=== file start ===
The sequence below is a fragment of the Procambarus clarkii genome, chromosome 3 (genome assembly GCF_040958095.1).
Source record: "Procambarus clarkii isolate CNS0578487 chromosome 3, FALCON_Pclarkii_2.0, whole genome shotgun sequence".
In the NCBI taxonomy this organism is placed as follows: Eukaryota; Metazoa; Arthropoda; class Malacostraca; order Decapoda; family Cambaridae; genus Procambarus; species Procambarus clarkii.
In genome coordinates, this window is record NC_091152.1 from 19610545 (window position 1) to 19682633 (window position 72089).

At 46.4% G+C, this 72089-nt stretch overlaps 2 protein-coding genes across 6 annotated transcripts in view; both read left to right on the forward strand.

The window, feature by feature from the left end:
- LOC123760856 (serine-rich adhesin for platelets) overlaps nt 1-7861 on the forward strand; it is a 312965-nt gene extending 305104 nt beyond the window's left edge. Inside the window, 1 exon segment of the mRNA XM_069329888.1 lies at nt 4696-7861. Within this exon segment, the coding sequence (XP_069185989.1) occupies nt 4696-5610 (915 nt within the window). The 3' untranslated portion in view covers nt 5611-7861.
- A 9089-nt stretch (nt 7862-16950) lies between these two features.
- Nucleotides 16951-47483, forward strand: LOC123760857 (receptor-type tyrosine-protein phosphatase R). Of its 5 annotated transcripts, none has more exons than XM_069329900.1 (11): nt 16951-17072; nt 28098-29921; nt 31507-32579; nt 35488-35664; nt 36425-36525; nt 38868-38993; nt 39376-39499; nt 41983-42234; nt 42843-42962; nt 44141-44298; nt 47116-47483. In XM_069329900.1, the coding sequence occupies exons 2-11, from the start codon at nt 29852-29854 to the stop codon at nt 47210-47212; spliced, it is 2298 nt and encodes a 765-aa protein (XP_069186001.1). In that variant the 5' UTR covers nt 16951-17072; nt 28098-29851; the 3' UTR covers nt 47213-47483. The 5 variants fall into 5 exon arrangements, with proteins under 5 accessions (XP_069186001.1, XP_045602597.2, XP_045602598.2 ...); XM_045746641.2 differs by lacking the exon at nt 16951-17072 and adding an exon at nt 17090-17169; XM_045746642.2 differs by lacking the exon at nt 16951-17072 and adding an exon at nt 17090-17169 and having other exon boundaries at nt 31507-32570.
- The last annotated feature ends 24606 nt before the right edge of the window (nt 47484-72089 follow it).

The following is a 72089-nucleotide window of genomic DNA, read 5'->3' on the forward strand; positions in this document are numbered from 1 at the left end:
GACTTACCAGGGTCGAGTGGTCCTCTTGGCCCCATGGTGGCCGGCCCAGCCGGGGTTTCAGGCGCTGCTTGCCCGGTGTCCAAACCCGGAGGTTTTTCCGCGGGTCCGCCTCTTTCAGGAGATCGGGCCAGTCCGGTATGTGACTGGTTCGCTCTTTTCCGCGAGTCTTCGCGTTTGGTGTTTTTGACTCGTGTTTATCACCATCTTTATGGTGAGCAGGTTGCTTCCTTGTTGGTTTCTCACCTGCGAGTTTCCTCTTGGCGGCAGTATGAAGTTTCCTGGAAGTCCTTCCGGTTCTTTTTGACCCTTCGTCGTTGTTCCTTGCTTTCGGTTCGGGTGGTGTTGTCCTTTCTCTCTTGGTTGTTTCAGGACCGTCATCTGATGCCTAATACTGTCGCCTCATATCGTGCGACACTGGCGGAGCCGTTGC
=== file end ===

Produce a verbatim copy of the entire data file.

The sequence below is a fragment of the Procambarus clarkii genome, chromosome 3 (genome assembly GCF_040958095.1).
Source record: "Procambarus clarkii isolate CNS0578487 chromosome 3, FALCON_Pclarkii_2.0, whole genome shotgun sequence".
In the NCBI taxonomy this organism is placed as follows: Eukaryota; Metazoa; Arthropoda; class Malacostraca; order Decapoda; family Cambaridae; genus Procambarus; species Procambarus clarkii.
In genome coordinates, this window is record NC_091152.1 from 19610545 (window position 1) to 19682633 (window position 72089).

At 46.4% G+C, this 72089-nt stretch overlaps 2 protein-coding genes across 6 annotated transcripts in view; both read left to right on the forward strand.

The window, feature by feature from the left end:
- LOC123760856 (serine-rich adhesin for platelets) overlaps nt 1-7861 on the forward strand; it is a 312965-nt gene extending 305104 nt beyond the window's left edge. Inside the window, 1 exon segment of the mRNA XM_069329888.1 lies at nt 4696-7861. Within this exon segment, the coding sequence (XP_069185989.1) occupies nt 4696-5610 (915 nt within the window). The 3' untranslated portion in view covers nt 5611-7861.
- A 9089-nt stretch (nt 7862-16950) lies between these two features.
- Nucleotides 16951-47483, forward strand: LOC123760857 (receptor-type tyrosine-protein phosphatase R). Of its 5 annotated transcripts, none has more exons than XM_069329900.1 (11): nt 16951-17072; nt 28098-29921; nt 31507-32579; nt 35488-35664; nt 36425-36525; nt 38868-38993; nt 39376-39499; nt 41983-42234; nt 42843-42962; nt 44141-44298; nt 47116-47483. In XM_069329900.1, the coding sequence occupies exons 2-11, from the start codon at nt 29852-29854 to the stop codon at nt 47210-47212; spliced, it is 2298 nt and encodes a 765-aa protein (XP_069186001.1). In that variant the 5' UTR covers nt 16951-17072; nt 28098-29851; the 3' UTR covers nt 47213-47483. The 5 variants fall into 5 exon arrangements, with proteins under 5 accessions (XP_069186001.1, XP_045602597.2, XP_045602598.2 ...); XM_045746641.2 differs by lacking the exon at nt 16951-17072 and adding an exon at nt 17090-17169; XM_045746642.2 differs by lacking the exon at nt 16951-17072 and adding an exon at nt 17090-17169 and having other exon boundaries at nt 31507-32570.
- The last annotated feature ends 24606 nt before the right edge of the window (nt 47484-72089 follow it).

The following is a 72089-nucleotide window of genomic DNA, read 5'->3' on the forward strand; positions in this document are numbered from 1 at the left end:
GACTTACCAGGGTCGAGTGGTCCTCTTGGCCCCATGGTGGCCGGCCCAGCCGGGGTTTCAGGCGCTGCTTGCCCGGTGTCCAAACCCGGAGGTTTTTCCGCGGGTCCGCCTCTTTCAGGAGATCGGGCCAGTCCGGTATGTGACTGGTTCGCTCTTTTCCGCGAGTCTTCGCGTTTGGTGTTTTTGACTCGTGTTTATCACCATCTTTATGGTGAGCAGGTTGCTTCCTTGTTGGTTTCTCACCTGCGAGTTTCCTCTTGGCGGCAGTATGAAGTTTCCTGGAAGTCCTTCCGGTTCTTTTTGACCCTTCGTCGTTGTTCCTTGCTTTCGGTTCGGGTGGTGTTGTCCTTTCTCTCTTGGTTGTTTCAGGACCGTCATCTGATGCCTAATACTGTCGCCTCATATCGTGCGACACTGGCGGAGCCGTTGC